Nostalgia for old regimes (was: Re: [Marxism] A critique of Genovese

B. Castleberry bcastleberry1hsd at earthlink.net
Fri Jul 9 22:43:47 MDT 2004


Lou Paulsen wrote:

 >This sort of plantation nostalgia is a constantly recurring theme in 
 >U.S. culture.

And not only in the South.  After the Civil War, wealthy northern 
industrialists bought up every one of the ruined plantations here in the 
Tallahassee - Thomasville area and turned them into quail-hunting 
preserves.  Where did the former owners go, if they still lived?  Texas, 
of course.  The "big houses" display photographs of visiting Presidents, 
Congressmen and British Royalty.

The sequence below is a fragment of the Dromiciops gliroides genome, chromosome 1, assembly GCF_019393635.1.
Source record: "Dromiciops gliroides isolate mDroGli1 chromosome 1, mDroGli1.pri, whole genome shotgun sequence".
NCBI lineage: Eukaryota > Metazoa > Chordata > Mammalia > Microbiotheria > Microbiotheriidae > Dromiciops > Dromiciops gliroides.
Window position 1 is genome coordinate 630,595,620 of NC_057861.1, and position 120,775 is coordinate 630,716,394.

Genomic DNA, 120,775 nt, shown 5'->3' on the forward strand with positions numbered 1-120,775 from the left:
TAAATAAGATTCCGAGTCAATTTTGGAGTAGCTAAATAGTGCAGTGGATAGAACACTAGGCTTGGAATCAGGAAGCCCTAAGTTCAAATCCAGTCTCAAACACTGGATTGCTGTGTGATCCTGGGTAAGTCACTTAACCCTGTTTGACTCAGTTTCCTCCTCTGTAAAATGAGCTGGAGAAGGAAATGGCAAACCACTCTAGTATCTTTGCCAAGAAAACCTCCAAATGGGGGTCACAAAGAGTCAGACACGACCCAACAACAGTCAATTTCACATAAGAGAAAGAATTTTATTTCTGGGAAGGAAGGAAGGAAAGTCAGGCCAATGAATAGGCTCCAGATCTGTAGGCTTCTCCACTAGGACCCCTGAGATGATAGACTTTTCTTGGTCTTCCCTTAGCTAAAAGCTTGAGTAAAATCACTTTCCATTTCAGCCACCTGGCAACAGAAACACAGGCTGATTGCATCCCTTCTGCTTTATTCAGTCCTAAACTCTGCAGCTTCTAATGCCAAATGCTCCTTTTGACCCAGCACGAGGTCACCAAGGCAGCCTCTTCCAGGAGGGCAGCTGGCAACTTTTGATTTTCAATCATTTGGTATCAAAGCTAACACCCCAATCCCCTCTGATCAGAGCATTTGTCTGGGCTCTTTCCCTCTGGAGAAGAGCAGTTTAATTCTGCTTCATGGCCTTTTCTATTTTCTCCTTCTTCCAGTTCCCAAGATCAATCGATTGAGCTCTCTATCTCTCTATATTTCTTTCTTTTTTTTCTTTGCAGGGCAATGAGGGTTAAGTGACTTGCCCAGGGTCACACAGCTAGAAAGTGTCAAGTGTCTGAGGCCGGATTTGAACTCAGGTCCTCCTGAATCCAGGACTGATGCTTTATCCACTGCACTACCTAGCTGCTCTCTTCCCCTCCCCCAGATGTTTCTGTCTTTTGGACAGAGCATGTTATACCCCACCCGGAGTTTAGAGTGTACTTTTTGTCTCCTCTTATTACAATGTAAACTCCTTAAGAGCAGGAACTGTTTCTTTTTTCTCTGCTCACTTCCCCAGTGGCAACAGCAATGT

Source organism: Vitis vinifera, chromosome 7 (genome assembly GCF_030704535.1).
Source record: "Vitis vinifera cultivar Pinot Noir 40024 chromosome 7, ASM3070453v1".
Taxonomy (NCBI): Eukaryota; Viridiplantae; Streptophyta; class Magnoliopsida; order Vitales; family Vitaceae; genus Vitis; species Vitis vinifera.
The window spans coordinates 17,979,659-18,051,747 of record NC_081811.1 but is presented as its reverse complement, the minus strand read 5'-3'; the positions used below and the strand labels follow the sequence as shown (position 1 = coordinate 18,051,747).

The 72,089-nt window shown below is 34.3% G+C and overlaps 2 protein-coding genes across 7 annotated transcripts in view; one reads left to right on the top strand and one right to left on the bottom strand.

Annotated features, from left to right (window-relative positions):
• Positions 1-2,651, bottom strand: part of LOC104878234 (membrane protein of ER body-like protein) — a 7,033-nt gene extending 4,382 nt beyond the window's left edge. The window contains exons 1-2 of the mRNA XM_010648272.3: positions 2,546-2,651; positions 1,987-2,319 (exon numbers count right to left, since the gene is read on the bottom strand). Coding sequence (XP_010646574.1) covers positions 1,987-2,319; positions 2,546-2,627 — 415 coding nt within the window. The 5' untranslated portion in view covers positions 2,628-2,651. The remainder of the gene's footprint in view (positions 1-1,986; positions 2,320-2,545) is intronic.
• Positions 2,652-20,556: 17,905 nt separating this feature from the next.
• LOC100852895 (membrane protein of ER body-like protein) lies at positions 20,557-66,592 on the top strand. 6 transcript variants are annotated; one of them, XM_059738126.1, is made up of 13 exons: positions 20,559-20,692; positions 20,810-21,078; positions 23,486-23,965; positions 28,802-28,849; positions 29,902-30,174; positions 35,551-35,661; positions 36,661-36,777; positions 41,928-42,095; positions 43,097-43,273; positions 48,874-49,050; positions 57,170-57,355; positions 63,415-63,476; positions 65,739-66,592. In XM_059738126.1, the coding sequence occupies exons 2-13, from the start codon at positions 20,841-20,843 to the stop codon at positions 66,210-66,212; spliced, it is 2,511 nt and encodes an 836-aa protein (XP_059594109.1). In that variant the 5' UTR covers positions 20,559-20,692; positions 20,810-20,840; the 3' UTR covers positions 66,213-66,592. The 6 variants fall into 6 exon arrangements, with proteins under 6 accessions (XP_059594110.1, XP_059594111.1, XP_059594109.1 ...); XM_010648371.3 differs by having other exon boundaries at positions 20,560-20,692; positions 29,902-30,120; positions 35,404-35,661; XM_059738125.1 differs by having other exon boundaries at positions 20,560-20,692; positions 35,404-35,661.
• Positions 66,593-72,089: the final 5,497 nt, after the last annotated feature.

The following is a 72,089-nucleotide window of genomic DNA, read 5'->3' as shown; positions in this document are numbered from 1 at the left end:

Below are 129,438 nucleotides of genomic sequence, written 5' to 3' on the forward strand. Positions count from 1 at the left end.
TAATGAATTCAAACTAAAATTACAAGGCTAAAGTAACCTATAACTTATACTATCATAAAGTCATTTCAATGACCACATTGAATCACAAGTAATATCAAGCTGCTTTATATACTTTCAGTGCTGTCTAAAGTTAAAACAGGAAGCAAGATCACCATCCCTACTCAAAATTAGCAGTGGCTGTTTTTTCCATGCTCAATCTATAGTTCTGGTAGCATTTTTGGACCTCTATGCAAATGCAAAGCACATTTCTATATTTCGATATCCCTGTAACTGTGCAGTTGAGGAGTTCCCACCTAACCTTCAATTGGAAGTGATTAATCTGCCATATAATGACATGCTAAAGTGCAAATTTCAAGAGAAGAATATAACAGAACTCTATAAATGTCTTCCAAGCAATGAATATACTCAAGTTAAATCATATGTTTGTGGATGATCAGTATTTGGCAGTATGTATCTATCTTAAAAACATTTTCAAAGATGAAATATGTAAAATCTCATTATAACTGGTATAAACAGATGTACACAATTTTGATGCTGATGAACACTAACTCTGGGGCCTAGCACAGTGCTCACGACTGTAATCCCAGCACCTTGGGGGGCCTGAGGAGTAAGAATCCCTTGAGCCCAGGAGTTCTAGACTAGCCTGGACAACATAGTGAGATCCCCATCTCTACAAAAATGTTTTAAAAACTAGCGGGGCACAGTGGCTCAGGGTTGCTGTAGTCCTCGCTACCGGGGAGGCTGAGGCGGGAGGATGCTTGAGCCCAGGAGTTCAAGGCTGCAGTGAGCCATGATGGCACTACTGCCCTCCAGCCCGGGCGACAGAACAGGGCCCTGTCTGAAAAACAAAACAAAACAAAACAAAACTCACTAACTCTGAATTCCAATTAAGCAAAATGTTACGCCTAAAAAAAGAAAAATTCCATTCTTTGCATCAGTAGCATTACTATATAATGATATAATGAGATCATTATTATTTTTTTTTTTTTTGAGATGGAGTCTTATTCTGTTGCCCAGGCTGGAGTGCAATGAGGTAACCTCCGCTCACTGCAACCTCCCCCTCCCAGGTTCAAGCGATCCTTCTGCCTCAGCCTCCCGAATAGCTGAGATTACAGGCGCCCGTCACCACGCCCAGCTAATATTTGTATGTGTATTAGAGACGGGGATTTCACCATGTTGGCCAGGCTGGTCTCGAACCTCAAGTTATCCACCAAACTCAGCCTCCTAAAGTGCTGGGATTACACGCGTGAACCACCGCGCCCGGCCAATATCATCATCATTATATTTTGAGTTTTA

http://www.pebblehill.com/default.htm

http://www.melhana.com/home.html

A good effort at reconstructing, "The World the Slaves made" is under 
way at the Cane River National Historic Park:

http://www.nps.gov/cari/magnolia.htm

It is painful to African-Americans house-hunting in the South that so 
many subdivisions are called "(insert rustic name) Plantation".

A word on Virgil Caine.  Men like him often despised and were oppressed 
by the Southern gentry, would-be Cavaliers.  Every time I see a moldy 
set of the complete works of Sir Walter Scott donated to our library, I 
know that a scion of one of these families has died.  Think Sydney 
Greenstreet as Sheriff Titus Semple in, "Flamingo Road", or Big Daddy 
in, "Cat on a Hot Tin Roof".

I remember The Band playing this song at Carter's victory party in 1976.

BC




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